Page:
Okay, so I promised about a month or more ago to get around to the next film in our little “CineHoax” series in, I believe the words I used were, “the next couple of weeks.” Sue me for being lazy. In any case, here it is, 2010’s decidedly lackluster (at least in movie terms, more on just what I mean by this as we near the end of the review) straight-to-DVD release 8213 : Gacy House, a transparently phony effort from our friends at The Asylum (the folks who continue to bring us such “mockbuster” wonders as Titanic 2 and The Day The Earth Stopped, among others) to do a Paranormal Activity-style “realistic” horror flick purportedly set in the home of now-executed serial killer/rent-a-clown John Wayne Gacy.
The premise is simple enough : send one of those “paranormal investigation”-style teams we see on TV shows like Ghost Hunters and Paranormal State into Gacy’s now-abandoned former residence. In just about the only nod to reality that this flick and its director, one Anthony Fankhauser, provide, however, we learn that this isn’t actually the “real” Gacy house at all, but a home built on the small-town Illinois site where his place used to be since they tore that joint down. Doesn’t matter, though, apprently, since the ghost/apparition/whatever of JWG hung around here, too, even though it wasn’t his place strictly speaking, and scared the new owners off.
If you’ll notice, I haven’t bothered mentioning any of the names of the characters, nor the actors portraying them, since none of it really matters. I will briefly congratulate one, a young lady named Diana Terranova who plays the psychic attached to the team, for her rather perfect mammaries, but I think those kudos should actually be going to her plastic surgeon.
Anyway, if you’re still clueless enough to think this might be a “real” flick after seeing incongruities like perfectly-made beds, dust–clutter-free environs, and gothic candelabras in the living in what’s supposed to be an “abandoned” house(the stylistic difference between the bedrooms, basement, and living actually lead me to believe this was probably shot at two — or more — different locations), by the time a couple of the characters hook up for sex, and the Gacy “ghost” is biting one of the girl’s (Ms. Terranova, if you must know) boobs, any attempt to convince even the most thick-skulled viewer that this is an actual “documentary” go right out the window.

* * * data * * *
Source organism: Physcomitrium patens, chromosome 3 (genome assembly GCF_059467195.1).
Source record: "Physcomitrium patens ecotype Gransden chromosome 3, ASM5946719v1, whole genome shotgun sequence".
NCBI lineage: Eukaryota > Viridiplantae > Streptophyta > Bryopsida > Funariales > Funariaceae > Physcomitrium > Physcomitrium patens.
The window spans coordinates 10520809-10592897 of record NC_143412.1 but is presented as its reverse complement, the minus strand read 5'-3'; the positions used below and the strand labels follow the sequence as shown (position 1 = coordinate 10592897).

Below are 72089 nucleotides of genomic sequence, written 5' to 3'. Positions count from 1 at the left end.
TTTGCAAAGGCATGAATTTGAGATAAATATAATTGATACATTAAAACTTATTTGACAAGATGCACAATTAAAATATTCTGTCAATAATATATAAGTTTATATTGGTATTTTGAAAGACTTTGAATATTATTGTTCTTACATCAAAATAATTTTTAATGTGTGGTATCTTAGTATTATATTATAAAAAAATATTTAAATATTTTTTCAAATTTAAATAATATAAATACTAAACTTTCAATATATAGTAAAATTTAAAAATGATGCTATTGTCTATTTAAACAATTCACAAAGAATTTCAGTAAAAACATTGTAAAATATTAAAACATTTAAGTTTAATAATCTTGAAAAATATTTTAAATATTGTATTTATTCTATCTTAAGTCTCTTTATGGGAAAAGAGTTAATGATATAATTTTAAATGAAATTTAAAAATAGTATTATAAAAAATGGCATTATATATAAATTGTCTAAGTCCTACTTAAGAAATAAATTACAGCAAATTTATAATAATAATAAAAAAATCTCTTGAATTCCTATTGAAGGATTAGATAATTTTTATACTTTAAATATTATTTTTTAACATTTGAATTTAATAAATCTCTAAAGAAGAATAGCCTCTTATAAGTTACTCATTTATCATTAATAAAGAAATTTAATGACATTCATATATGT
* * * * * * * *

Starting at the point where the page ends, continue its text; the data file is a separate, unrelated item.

None of which would really be a problem if the flick itself weren’t so damn boring. I mentioned Ghost Hunters and Paranormal State a moment ago and, truth be told, you’ll get more entertainment value out of any random episode of one of those shows than there is to be found here. Sorry, but windows fling open for no reason and mysterious clanging sounds just don’t go very far in today’s “hand-held horror” movie craze. It’s all been done way too many times before, and with way more skill, panache, and a better since of dramatic timing. This is strictly box-check, by-the-numbers shit.
And if that weren’t uninvolving enough in and of itself, the characters here are so less-than-one-dimensional that you can’t even be bothered to work up enough energy to hope to see them die horribly, which is really saying something, when you think about it, because normally when somebody in a horror flick bores me silly, I want to see them dispatched gruesomely merely for wasting my time. Not so much the case here, where you just want the damn thing to end, and you don’t really care how it goes about doing so.
But where the film itself ends, so does my criticism of 8213 : Gacy House. Under normal circumstances, of course, one would at this point say “yeah, well, duh, you can’t critique anything about a movie except for, you know, the movie,” but there, dear reader, is where you’d be wrong, at least in this case. Because in a really weird way I admire what The Asylum have done here, if not what they’ve made, because they keep plugging away at trying to convince you this is an actual documentary well beyond the point where they’ve given their hand away (a hand that, in truth, they never even played). When the film ends, we’re told that none of the people “investigating” the “proceedings” here were ever heard from again — fair enough, that’s typical exploitation-style sensationalism, but then we’re admonished to contact the local police department in Gacy’s hometown if we might know anything about their whereabouts! And that, right there, raises my estimation of this flick by about a thousandfold. Here’s a movie so absolutely unconcerned about anything else beyond its cheap marketing ploy that they’re willing to risk having mentally unstable and/or hopelessly stupid people call up the cops and waste their time just to keep perpetrating a cinematic illusion that they never even cared enough about to make seem even remotely realistic! The Asylum isn’t going to bother actually making a believable pseudo-documentary, but if you’re dumb enough to believe it anyway, please call the cops and hassle them. that’s the sort of absolute amorality I can’t help but tip my hat to.
Quick cash-ins have been a staple of Z-grade cinema ever since the roadshow days, and kicked into an even higher gear during the drive-in/grindhouse era, but this sets a new benchmark for pure chutzpah, in my view, and shows that today’s low-budget moviemakers haven’t lost sight of the art of wearing a gimmick out well past the breaking point. While I can’t recommend that anyone actually waste their time watching 8213 : Gacy House, I do heartily recommend calling the police and providing bogus leads on the “ongoing investigations” into the “disappearances” of the people you saw in it. Tell ’em The Asylum sent you!